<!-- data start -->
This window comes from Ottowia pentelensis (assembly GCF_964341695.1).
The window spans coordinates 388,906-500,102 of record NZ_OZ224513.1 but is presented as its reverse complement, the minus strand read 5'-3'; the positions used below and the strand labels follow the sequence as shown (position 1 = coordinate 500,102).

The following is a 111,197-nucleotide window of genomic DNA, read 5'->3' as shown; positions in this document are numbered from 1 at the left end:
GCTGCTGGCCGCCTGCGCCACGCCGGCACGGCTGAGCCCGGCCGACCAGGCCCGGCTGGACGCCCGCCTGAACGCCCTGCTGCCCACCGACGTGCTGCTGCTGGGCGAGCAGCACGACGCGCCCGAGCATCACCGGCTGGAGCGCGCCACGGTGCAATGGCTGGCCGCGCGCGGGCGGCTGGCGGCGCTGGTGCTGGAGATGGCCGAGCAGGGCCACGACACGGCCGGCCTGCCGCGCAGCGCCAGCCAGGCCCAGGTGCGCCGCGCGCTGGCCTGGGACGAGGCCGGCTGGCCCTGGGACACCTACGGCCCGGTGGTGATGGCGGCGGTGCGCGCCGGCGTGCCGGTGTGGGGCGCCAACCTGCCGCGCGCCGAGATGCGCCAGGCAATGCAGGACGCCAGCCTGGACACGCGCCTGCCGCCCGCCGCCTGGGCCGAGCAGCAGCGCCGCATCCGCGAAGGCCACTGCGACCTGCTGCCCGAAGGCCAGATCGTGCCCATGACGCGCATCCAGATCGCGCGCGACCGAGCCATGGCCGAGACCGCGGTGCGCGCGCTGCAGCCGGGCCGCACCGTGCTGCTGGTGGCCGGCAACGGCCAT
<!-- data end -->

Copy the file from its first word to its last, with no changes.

This window comes from Ottowia pentelensis (assembly GCF_964341695.1).
The window spans coordinates 388,906-500,102 of record NZ_OZ224513.1 but is presented as its reverse complement, the minus strand read 5'-3'; the positions used below and the strand labels follow the sequence as shown (position 1 = coordinate 500,102).

The following is a 111,197-nucleotide window of genomic DNA, read 5'->3' as shown; positions in this document are numbered from 1 at the left end:
GCTGCTGGCCGCCTGCGCCACGCCGGCACGGCTGAGCCCGGCCGACCAGGCCCGGCTGGACGCCCGCCTGAACGCCCTGCTGCCCACCGACGTGCTGCTGCTGGGCGAGCAGCACGACGCGCCCGAGCATCACCGGCTGGAGCGCGCCACGGTGCAATGGCTGGCCGCGCGCGGGCGGCTGGCGGCGCTGGTGCTGGAGATGGCCGAGCAGGGCCACGACACGGCCGGCCTGCCGCGCAGCGCCAGCCAGGCCCAGGTGCGCCGCGCGCTGGCCTGGGACGAGGCCGGCTGGCCCTGGGACACCTACGGCCCGGTGGTGATGGCGGCGGTGCGCGCCGGCGTGCCGGTGTGGGGCGCCAACCTGCCGCGCGCCGAGATGCGCCAGGCAATGCAGGACGCCAGCCTGGACACGCGCCTGCCGCCCGCCGCCTGGGCCGAGCAGCAGCGCCGCATCCGCGAAGGCCACTGCGACCTGCTGCCCGAAGGCCAGATCGTGCCCATGACGCGCATCCAGATCGCGCGCGACCGAGCCATGGCCGAGACCGCGGTGCGCGCGCTGCAGCCGGGCCGCACCGTGCTGCTGGTGGCCGGCAACGGCCAT